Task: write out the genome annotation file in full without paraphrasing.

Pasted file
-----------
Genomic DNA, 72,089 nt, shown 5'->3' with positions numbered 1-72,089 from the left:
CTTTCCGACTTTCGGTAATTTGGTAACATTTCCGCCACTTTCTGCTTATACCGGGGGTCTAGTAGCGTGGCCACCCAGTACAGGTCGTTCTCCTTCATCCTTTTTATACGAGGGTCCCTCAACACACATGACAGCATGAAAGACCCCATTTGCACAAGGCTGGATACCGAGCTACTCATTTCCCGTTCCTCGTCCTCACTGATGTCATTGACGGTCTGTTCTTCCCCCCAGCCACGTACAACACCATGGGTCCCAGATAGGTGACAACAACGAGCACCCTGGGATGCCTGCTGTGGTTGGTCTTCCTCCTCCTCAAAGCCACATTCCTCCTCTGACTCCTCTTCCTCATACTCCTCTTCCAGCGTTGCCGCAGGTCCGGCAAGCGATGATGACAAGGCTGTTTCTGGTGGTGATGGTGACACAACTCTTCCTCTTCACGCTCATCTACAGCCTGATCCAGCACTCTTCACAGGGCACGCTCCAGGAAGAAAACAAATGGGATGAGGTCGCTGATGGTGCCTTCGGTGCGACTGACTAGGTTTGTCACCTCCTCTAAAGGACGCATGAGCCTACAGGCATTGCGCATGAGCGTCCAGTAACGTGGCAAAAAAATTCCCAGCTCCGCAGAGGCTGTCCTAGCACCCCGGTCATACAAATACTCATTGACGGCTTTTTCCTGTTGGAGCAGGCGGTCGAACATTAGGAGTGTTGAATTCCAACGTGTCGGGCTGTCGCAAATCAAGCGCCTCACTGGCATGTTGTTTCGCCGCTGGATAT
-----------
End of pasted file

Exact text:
Genomic DNA, 72,089 nt, shown 5'->3' with positions numbered 1-72,089 from the left:
CTTTCCGACTTTCGGTAATTTGGTAACATTTCCGCCACTTTCTGCTTATACCGGGGGTCTAGTAGCGTGGCCACCCAGTACAGGTCGTTCTCCTTCATCCTTTTTATACGAGGGTCCCTCAACACACATGACAGCATGAAAGACCCCATTTGCACAAGGCTGGATACCGAGCTACTCATTTCCCGTTCCTCGTCCTCACTGATGTCATTGACGGTCTGTTCTTCCCCCCAGCCACGTACAACACCATGGGTCCCAGATAGGTGACAACAACGAGCACCCTGGGATGCCTGCTGTGGTTGGTCTTCCTCCTCCTCAAAGCCACATTCCTCCTCTGACTCCTCTTCCTCATACTCCTCTTCCAGCGTTGCCGCAGGTCCGGCAAGCGATGATGACAAGGCTGTTTCTGGTGGTGATGGTGACACAACTCTTCCTCTTCACGCTCATCTACAGCCTGATCCAGCACTCTTCACAGGGCACGCTCCAGGAAGAAAACAAATGGGATGAGGTCGCTGATGGTGCCTTCGGTGCGACTGACTAGGTTTGTCACCTCCTCTAAAGGACGCATGAGCCTACAGGCATTGCGCATGAGCGTCCAGTAACGTGGCAAAAAAATTCCCAGCTCCGCAGAGGCTGTCCTAGCACCCCGGTCATACAAATACTCATTGACGGCTTTTTCCTGTTGGAGCAGGCGGTCGAACATTAGGAGTGTTGAATTCCAACGTGTCGGGCTGTCGCAAATCAAGCGCCTCACTGGCATGTTGTTTCGCCGCTGGATAT